ALLI et al.
ULTRA GROUP OF COMPANIES, INC.
Mumtaz Alli ("Alli") and Citgo Food Mart, Inc.
("Citgo" and collectively "Appellants")
appeal from the final judgment of the Superior Court of
Fulton County confirming an arbitration award (the
"Award") entered in arbitration proceedings brought
pursuant to OCGA § 50-27-102 and Georgia Lottery
Corporation Rule 13.2.10. The subject matter of the
arbitration proceedings concerned allegations of breach of
contract and failure to pay revenue allegedly owed by
Appellants to appellee Ultra Group of Companies, Inc.
("Ultra") under a Location License for the lease of
Coin Operated Amusement Machines ("COAMs") that
were located in Appellants' convenience store.
the confirmation proceedings and now on appeal,
Appellant Ali contends that the arbitrator lacked personal
jurisdiction over her because she was not named as a
respondent in the demand for arbitration or served the demand
as a respondent, and the demand and service filings show that
she participated in the proceedings only as a representative
of Citgo. However, Ultra argues the "correct"
demand for arbitration shows that Alli was named as a
respondent, that this demand was served upon her, the same
attorney who represented Citgo made an appearance on
Alli's behalf, and that her attorney filed a response and
counterclaim specifically on her behalf. Further, Ultra
argues that Alli did not raise the issue of personal
jurisdiction at anytime during the arbitration proceedings,
although she appeared at the hearing and challenged subject
filed a reply brief, pointing out that Ultra has failed to
include in the record on appeal any evidence that would
support its contentions about Alli being included on any
arbitration demand filed in these proceedings and being
served. Further, Alli continues to insist that she was not
listed in any arbitration demands, and that she was never
both set of facts cannot be true - Alli was either listed on
an arbitration demand, albeit on one we do not have in the
record before us, served with that demand, and represented
and participated in the arbitration proceedings as a party,
or she was not.
while Ultra's failing to perfect the record might be
fatal to its contentions, Alli has also failed to point to
anything in the record to show that she preserved these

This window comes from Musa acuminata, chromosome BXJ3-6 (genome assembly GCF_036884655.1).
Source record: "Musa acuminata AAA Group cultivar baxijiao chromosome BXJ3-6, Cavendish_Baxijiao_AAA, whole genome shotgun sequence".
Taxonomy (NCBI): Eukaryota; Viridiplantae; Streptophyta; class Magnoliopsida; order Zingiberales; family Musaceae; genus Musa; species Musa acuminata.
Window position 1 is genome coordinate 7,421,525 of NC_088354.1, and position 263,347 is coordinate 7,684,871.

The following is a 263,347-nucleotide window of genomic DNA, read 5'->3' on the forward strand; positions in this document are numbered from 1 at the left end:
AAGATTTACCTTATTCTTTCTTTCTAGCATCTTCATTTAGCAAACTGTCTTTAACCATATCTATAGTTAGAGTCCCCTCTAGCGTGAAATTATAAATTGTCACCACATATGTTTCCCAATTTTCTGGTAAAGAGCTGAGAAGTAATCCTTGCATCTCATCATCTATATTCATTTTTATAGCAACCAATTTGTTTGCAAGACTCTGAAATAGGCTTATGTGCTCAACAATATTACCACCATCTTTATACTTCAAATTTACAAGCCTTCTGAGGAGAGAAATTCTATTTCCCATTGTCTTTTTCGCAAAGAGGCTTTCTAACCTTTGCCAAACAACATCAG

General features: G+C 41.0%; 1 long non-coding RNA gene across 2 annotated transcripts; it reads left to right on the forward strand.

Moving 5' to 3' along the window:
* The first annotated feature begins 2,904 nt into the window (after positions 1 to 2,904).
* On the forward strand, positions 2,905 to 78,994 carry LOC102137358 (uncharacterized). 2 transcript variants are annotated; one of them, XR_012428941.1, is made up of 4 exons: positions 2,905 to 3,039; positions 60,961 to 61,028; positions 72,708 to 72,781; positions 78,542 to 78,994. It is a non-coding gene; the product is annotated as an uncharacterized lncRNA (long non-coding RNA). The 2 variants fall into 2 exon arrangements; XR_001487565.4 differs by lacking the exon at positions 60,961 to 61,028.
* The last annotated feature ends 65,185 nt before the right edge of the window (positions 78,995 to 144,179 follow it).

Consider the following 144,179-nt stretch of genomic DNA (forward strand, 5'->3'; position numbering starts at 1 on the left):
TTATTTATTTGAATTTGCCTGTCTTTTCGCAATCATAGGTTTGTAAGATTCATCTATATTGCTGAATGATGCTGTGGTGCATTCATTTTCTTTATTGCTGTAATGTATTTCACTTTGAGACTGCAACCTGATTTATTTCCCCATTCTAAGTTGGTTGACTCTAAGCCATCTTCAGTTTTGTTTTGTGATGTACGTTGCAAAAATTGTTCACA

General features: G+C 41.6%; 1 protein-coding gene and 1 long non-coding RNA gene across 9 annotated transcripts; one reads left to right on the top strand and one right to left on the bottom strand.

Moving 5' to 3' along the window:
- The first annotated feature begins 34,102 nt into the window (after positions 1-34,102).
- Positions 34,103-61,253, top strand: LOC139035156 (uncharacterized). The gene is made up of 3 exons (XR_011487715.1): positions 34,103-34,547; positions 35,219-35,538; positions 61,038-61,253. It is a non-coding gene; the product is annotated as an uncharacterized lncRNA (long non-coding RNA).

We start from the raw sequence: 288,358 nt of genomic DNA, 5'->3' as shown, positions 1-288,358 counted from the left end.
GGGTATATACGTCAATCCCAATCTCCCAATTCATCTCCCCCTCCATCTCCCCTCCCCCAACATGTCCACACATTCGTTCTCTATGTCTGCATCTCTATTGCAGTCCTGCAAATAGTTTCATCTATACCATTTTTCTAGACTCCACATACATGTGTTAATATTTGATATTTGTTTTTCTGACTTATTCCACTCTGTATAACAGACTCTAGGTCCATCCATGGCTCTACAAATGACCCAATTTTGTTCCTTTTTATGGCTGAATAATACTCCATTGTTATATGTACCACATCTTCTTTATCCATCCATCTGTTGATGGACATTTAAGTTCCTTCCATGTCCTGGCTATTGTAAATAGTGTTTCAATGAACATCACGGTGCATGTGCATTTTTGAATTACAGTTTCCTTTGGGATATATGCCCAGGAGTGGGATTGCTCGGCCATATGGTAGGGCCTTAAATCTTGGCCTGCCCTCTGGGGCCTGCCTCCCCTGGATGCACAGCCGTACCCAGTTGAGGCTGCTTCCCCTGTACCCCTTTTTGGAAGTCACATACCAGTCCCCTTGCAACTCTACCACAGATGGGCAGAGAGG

arguments during the arbitration proceedings. See Court of
Appeals Rule 25 (a) (1) (requiring "a statement of the
method by which each enumeration of error was preserved for
consideration"). And it is well established that unlike
subject matter jurisdiction, challenges to personal
jurisdiction, including challenges to service, may be waived.
See Yeremian v. Ellis, 239 Ga.App. 805, 807 (1) (b)
(521 S.E.2d 596) (1999). However, while failure to raise this
issue before the arbitrator might be fatal to Alli's
claim and render Ultra's failure to perfect the record
irrelevant, the record is not clear on the matter. Appellants
also seem to acknowledge in their brief on appeal that this
issue was not raised before the arbitrator, urging that Alli
had no reason to challenge personal jurisdiction until after
the arbitrator entered its judgment jointly and severally
against her. However, it is apparent from the arbitration
hearing transcript and the arbitrator's final order that
other jurisdictional issues were raised, the question being
whether any challenge was made to personal jurisdictional
based on failure to name in the arbitration demand and
failure to serve.
Court is thus faced with the untenable situation of
attempting to render a decision in this case based on an
incomplete and possibly inaccurate record. Cf. Yeremian
v. Ellis, 239 Ga.App. at 807 (2) (assertion that
appellant not served with arbitration demand unavailing where
record clearly shows otherwise). Accordingly, in light of the
deficiencies by both parties in presenting their arguments to
this Court, the judgment of the superior court is vacated,
and the case remanded to give the parties an opportunity to
remedy these appellate record deficits by supplementing the
record with all the documents in the record before the
arbitrator that pertain to the personal jurisdiction issue
and preservation of this error for our consideration. Upon
completion of the record, the superior court may re-enter its
original order or enter a different order as it deems
appropriate. Any appeal from that order by either party must
be filed within 30 days, at which time any issues raised in
the present appeal may be reasserted.
 Appellants seek to vacate the
arbitration award under OCGA § 9-9-13 (b) (3) & (5),
which provides for vacating an arbitration award based on
overstepping or manifest disregard of the law.
 Although appellants have included
citations to the record immediately following their
enumeration of errors, none of these references reveal that
the issue of personal jurisdiction was raised before the
 As we have remarked on previous
occasions, "[o]ur requirements as to the form of
appellate briefs were created, not to provide an obstacle,
but to aid parties in presenting their arguments in a manner
most likely to be fully and and efficiently comprehended by
this Court." Aldalassi v. Drummond 223 Ga.App.
192 (1) (477 S.E.2d 372) (1996).
 Appellants also challenge the award of
liquidated damages. Although it appears more clear to us that
at least some of the arguments appellants now raise on appeal
were also made to the arbitrator about this issue, appellants
also have failed to include a statement of how this issue was
preserved and, accordingly, are also ...